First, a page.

A mug full of tar in your lungs

A mug full of tar  – which contains toxic chemicals that cause cancer – builds up in the lungs of a 20 a day smoker over the period of a year, according to Dr. Paul Kavanagh, Public Health Specialist with the HSE.

Dr. Kavanagh says: “Smoking is incredibly harmful to your health, causing a wide range of debilitating and fatal conditions.  There are approximately 800,000 smokers at any one time in Ireland”.

He said the odds facing smokers were bleak –  one in two smokers would die from a tobacco related disease and over 100 lives would be lost from smoking in Ireland each week.

“Trying to beat these odds is a dangerous game for smokers.  But quitting is a game-changer and saves lives.

“The 2016 Healthy Ireland Survey found that 1 in 2 smokers made an attempt to quit in the previous year, yet only 1 in 10 were successful.  Our message to people planning a QUIT attempt is to use our QUIT service – pick up the freephone 1800 201 203 and find out what services are available to you over the phone or in your local area. By using a support service like our makes you twice as likely to succeed.

“Quitting smoking is a process – most people who quit successfully do so after several attempts, but it is worth the effort. You will save money, feel better almost immediately – and most importantly, you will avoid the very real risk of serious, long-term and often killer illnesses.”

His Ten Top Tips to Quit Smoking:

  1. Prepare to quit: take a moment to write down your reasons for quitting. Keep them close to hand or even stick them on your fridge as a reminder to stay strong.
  2. Make a date to quit – the QUIT Team can help you set your quit date and stick to it.
  3. Get by with a little help from your friends – supportive friends, family and even work colleagues could make all the difference to you on your QUIT journey.
  4. Change your routine and habits –  do you normally have a cigarette with a coffee or tea? Then change your routine – have a cup of water instead or hold your cup in the  other hand.
  5. Get active – when you QUIT you may notice you have more time on your hands so take some time out for activities that you enjoy or try out some new ones.
  6. Think positive – remember it’s never too late to QUIT. Take it one day at a time, say today I’m not doing to smoke, tomorrow is another day.
  7. Watch your money grow – save your money that you would otherwise spend on cigarettes, you might be surprised at how quickly it all adds up.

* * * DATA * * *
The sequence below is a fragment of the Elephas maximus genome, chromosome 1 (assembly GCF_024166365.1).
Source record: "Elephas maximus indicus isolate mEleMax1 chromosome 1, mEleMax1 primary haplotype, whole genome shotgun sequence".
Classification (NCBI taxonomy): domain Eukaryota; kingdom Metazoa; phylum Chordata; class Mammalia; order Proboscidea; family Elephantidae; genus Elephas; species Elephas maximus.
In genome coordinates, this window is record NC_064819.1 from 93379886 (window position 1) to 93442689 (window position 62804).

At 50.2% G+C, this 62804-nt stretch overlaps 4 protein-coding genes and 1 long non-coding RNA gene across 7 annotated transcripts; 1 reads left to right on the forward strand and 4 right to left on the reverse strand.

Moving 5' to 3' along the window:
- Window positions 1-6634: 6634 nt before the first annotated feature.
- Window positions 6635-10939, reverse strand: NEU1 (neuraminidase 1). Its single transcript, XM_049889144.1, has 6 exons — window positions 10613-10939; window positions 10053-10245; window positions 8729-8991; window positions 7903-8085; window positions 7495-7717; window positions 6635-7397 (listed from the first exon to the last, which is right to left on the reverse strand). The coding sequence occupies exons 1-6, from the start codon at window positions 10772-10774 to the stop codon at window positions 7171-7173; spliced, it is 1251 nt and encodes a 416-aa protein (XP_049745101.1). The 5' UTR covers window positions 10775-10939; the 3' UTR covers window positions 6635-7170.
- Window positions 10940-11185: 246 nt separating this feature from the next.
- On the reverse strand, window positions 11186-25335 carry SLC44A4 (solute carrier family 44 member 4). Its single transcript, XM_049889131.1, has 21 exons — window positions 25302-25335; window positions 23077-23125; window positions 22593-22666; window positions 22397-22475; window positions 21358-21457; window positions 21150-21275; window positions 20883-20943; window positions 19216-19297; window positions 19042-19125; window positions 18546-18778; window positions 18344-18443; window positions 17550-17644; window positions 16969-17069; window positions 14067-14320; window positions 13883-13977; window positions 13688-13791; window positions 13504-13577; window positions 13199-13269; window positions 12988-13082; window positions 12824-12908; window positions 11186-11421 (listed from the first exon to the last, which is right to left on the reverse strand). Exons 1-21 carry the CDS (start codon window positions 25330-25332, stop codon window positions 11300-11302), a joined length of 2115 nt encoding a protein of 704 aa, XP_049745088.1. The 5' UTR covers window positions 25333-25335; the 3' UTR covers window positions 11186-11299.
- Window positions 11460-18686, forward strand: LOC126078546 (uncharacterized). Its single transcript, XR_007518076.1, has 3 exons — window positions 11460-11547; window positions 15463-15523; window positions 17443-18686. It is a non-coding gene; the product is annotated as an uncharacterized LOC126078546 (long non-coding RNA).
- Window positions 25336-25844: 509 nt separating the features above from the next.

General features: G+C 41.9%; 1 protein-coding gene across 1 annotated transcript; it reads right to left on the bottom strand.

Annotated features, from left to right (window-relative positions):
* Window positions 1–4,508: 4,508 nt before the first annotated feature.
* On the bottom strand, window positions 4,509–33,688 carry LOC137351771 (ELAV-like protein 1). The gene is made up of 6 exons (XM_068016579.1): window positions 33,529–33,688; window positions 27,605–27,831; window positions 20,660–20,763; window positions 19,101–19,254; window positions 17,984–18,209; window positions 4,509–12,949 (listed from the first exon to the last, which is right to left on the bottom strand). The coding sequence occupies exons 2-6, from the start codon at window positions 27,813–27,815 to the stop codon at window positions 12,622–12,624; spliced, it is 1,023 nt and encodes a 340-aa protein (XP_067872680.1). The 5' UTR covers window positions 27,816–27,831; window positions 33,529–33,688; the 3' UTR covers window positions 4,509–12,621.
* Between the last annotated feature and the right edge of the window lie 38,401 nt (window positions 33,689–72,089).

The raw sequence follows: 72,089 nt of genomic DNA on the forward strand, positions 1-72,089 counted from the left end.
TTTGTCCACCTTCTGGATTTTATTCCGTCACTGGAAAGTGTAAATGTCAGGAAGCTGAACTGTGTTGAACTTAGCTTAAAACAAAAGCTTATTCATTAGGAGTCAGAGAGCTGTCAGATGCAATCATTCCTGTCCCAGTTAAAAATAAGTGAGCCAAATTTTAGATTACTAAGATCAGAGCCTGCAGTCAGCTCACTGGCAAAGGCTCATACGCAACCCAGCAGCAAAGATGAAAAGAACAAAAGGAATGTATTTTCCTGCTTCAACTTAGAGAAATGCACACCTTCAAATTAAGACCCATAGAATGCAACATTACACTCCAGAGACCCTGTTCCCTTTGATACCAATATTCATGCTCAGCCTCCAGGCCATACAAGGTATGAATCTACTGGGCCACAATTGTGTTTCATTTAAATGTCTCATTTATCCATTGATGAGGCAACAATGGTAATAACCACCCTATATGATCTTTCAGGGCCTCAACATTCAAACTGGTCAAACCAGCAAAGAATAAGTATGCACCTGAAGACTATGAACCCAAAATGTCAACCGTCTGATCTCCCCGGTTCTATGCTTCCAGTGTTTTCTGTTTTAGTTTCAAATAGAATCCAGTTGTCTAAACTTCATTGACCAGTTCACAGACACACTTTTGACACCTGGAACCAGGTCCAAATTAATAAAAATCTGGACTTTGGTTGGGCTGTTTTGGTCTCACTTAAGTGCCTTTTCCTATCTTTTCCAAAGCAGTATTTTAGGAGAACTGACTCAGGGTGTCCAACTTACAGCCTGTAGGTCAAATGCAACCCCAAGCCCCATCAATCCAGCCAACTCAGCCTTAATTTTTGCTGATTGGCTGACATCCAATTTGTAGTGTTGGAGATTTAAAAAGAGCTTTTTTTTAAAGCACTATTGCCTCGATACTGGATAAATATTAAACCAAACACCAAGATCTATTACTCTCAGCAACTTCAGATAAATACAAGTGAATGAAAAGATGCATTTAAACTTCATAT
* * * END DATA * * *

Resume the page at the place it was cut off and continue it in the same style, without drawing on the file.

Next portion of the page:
8. Keep check on cravings –your craving for nicotine will peak at 3-5 minutes and will pass if you deal with it. Have your heard of the 4Ds?  1. Delay at least 3 – 5 minutes and the urge will pass;    2. Drink a glass of water or fruit juice; 3. Distract yourself, move away from the situation; and 4. Deep breathe – breathe slowly and deeply.
  9. Watch what you eat. Do ‘a quick-fix shop’ to include foods such as fruit, crackers, etc. These are taken to satisfy the ‘hand to mouth action’.
  10. Help yourself QUIT by getting support from the QUIT Team. Our service is available to everyone and is free of charge. By using a support service like ours makes you twice as likely to succeed.

The QUIT Team are standing by to help you:

Dr. Kavanagh says that the health benefits started right away when people gave up smoking:

  • “Within 20 minutes your circulation will improve, your heart rate and blood pressure will get lower. This reduces your risk of heart attack straight away.
  • “Within 24-48 hours all the carbon monoxide will have left your body.
  • “Within a few days your sense of smell and taste will start to improve.
  • “After 72 hours your breathing will improve and your energy levels will increase.
  • “Once you give up, your lungs start to fight back by coughing up tar. A mug full of tar builds up in the lungs of a 20 a day smoker over the period of a year. It is the toxic chemicals in tar that cause cancer.
  • “Within 2 or 3 months your lung capacity can increase by up to 30%.
  • “Within one year your chance of heart attack drops by half and within ten years the risk drops to almost the same as a non-smoker
  • “Within five years the risk of smoking related cancers will be greatly reduced.

It is estimated that 5,962 people are killed annually by smoking in Ireland. The estimated annual cost for the public health service is €506 million. In the acute sector alone, smoking was responsible for more than 100,000 hospital in-patient episodes: one-in-three adult hospital admissions due to respiratory disease, one-in-five due to cardiovascular disease and one in 10 due to cancer were all attributable to smoking.

Here are some of the chemicals contained in each cigarette:

  • Nicotine is a colourless, poisonous alkaloid, derived from the tobacco plant.  It is a powerful drug, which affects the brain and quickly becomes addictive. It can also be found in weedkiller.
  • “Tar” is the term used to describe the toxic chemicals found in cigarettes. This is a sticky brown substance that forms when tobacco cools and condenses. It collects in the lungs and can cause cancer.
  • Carbon Monoxide is an odourless, colourless gas that is released from burning tobacco. When it is inhaled it enters the blood stream and interferes with the working of the heart and the blood vessels. Up to 15% of a smoker’s blood can be carrying carbon monoxide instead of oxygen.
  • Arsenic-containing pesticides used in tobacco farming occur in small quantities in cigarette smoke. Arsenic is commonly found in rat poison.
    Ammonia is a toxic, colourless gas with a sharp odour. Ammonia compounds are commonly used in cleaning products and fertilizers. Also used to boost the impact of nicotine in manufactured cigarettes.
  • Acetone is a volatile liquid ketone, used as a solvent, for example, in nail polish remover.